• 2022-09
  • 2022-08
  • 2022-07
  • 2022-06
  • 2022-05
  • 2022-04
  • 2021-03
  • 2020-08
  • 2020-07
  • 2020-03
  • 2019-11
  • 2019-10
  • 2019-09
  • 2019-08
  • 2019-07
  • br Introduction br The claudins are a


    The claudins are a family of integral membrane proteins central to the formation of the tight junctions (TJs) of epithelial cells [1–4]. These TJ proteins are directly involved in the paracellular sealing between adjacent cells [1–4] where they provide a “fence” and a “barrier” function, facilitating the Z-VAD-FMK of small ions and nutrients between these cells [5]. As well, TJ proteins are also considered key players in maintaining apical and basolateral polarity across the plasma domains [6–11, for review: 12–14]. Claudin 1, the first of 24 members of this family of proteins to be identified [1,2], forms the backbone of the TJ in epithelial cells [15] and plays a vital role in regulating epithelial barrier function. Claudin 1–deficient mice die within 1 day of birth [15]. 
    Address all correspondence to: Yvonne Myal, Department of Pathology, University of Manitoba, 401 Brodie Centre, 727 McDermot Ave., Winnipeg, Manitoba, Canada, R3E 3P5. E-mail: [email protected]
    1 Funding: This study was supported by a grant from the Canadian Breast Cancer Foundation and CancerCare Manitoba Foundation. The funding institutions had no role in the design of the study; collection, analysis, and interpretation of data; and writing the manuscript.
    Currently, there exists a wealth of accumulating evidence which shows that some members of the claudin family, in particular claudin 1, exhibit abnormal gene expression and are associated with the cellular dysregulation and progression in human cancers [13,14,16–22]. During cancer progression, the upregulation of claudin 1 has been shown to lead to the promotion of epithelial mesenchymal transition, EMT [23–25], cellular invasion and migration [21,24–30], as well as an accumulation or mislocalization of the claudin 1 protein in the cytoplasm [21,24,25,28,29,31–33]. The more recent observation that some aggressive breast cancers are associated with low levels of claudin protein family members, 3, 4, 5, and 7 has now led to the consensus to define a new molecular subtype of breast cancers, the “claudin low” subtype [34,35]. These claudin low breast tumors were generally derived from patients diagnosed with poor prognoses [36]. Conversely, high levels of claudin 1 have also been identified in, and associated with, the aggressive breast cancer phenotype. Original studies from our laboratory [31,37,38] and later others [39] identified an association between high claudin 1 expression/levels and breast cancer invasiveness. In a large cohort of human breast cancers of mixed pathologies, we found a significant correlation between high claudin 1 levels and the basal-like subtype, an aggressive form of breast cancer [31,37]. High levels of claudin 1 have also been identified in the BRCA1 breast cancers, a tumor type that is linked to poor prognosis [40]. Additionally, tumors of the luminal subtype have been reported to exhibit high claudin 1 levels [39]. Whether these tumors are yet another new subtype of breast cancer warrants further investigations. Thus, the role of claudin 1 in breast cancer appears to be quite complex, and the range of levels reported among the different subtypes suggest that other mitigating factors, including the interaction with mediators in signaling pathways, such as the protein kinases, that play a role in cancer, may also impact the role of claudin 1 during breast cancer progression.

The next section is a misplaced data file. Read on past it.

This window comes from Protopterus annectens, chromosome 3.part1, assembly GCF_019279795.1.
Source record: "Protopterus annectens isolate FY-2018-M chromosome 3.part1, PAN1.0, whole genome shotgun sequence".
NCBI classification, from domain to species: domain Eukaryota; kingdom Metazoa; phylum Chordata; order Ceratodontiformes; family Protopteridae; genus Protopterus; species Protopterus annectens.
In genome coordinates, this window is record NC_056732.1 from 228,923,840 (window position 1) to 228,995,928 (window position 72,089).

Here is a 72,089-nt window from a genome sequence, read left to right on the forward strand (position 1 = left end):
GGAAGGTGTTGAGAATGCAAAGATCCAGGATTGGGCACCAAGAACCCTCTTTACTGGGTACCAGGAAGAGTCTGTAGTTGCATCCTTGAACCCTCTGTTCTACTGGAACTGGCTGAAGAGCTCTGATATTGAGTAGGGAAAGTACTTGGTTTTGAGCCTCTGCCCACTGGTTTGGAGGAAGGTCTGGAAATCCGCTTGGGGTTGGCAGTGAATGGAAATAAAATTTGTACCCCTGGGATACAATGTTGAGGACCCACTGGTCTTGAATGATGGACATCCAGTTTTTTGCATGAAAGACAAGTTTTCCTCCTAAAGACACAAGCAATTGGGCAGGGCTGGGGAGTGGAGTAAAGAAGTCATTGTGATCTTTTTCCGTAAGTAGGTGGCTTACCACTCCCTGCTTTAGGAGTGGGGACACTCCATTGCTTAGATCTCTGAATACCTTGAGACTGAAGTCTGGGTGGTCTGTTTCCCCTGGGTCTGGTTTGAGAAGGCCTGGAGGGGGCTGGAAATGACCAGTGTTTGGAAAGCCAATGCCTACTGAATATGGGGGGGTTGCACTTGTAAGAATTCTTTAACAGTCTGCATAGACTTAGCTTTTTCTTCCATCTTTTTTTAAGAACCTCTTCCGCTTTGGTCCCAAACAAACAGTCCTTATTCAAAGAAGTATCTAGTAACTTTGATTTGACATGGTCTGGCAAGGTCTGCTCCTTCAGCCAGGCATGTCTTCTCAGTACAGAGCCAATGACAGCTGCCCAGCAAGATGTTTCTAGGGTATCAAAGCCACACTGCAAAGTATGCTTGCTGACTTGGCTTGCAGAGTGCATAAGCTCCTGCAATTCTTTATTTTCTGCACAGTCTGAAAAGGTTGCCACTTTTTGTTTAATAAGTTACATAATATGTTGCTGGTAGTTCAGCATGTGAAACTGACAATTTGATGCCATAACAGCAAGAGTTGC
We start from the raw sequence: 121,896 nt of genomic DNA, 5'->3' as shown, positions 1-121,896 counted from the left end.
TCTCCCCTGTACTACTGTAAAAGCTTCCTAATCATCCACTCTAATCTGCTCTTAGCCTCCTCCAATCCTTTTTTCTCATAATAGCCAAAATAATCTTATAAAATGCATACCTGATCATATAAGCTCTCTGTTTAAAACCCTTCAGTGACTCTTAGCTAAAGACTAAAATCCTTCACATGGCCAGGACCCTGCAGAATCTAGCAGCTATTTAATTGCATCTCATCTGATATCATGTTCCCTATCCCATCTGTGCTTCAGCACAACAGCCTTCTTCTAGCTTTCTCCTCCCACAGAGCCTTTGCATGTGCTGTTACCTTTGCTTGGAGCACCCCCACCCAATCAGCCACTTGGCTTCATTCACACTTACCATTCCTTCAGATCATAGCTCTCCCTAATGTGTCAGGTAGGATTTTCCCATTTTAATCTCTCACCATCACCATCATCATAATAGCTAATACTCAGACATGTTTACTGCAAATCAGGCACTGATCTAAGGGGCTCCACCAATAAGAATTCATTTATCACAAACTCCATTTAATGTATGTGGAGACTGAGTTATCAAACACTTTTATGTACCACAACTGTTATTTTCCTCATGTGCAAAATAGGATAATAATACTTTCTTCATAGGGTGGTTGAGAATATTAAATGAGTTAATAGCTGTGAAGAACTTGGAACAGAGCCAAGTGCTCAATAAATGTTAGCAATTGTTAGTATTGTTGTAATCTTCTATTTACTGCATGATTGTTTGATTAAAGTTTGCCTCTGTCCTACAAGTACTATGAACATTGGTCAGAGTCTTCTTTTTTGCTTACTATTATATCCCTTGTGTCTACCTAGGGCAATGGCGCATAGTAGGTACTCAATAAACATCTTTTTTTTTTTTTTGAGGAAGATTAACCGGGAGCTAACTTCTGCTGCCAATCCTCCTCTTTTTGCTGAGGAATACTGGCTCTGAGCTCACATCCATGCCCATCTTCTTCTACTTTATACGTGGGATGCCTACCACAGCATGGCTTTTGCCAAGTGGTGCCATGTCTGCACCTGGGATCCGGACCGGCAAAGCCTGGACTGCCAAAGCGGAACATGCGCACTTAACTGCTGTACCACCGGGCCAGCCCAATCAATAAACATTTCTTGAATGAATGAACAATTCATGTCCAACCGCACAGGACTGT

The multi-isomer protein kinase C (PKC) family of serine-threonine kinases, 12 identified to date [41,42], plays regulatory roles in normal tissue as well as cancer. The most studied conventional isomers are PKCα, PKCδ, PKCε, and PKCγ, which, in healthy tissues, have been shown to be important in regulating epithelial barrier function and mammary gland development [43–45; for review, 46]. Among the PKC isomers, much variation exists in terms of expression profile and mechanism of action [47,48]. As well, many PKC isomers have also been shown to be involved in cancer progression and metastasis [49–51; for review, 52] and play roles in both tumor suppression and/or promotion [53–55]. Notably, aberrant kinase activity to date has been linked to nearly 25% of all cancers [52].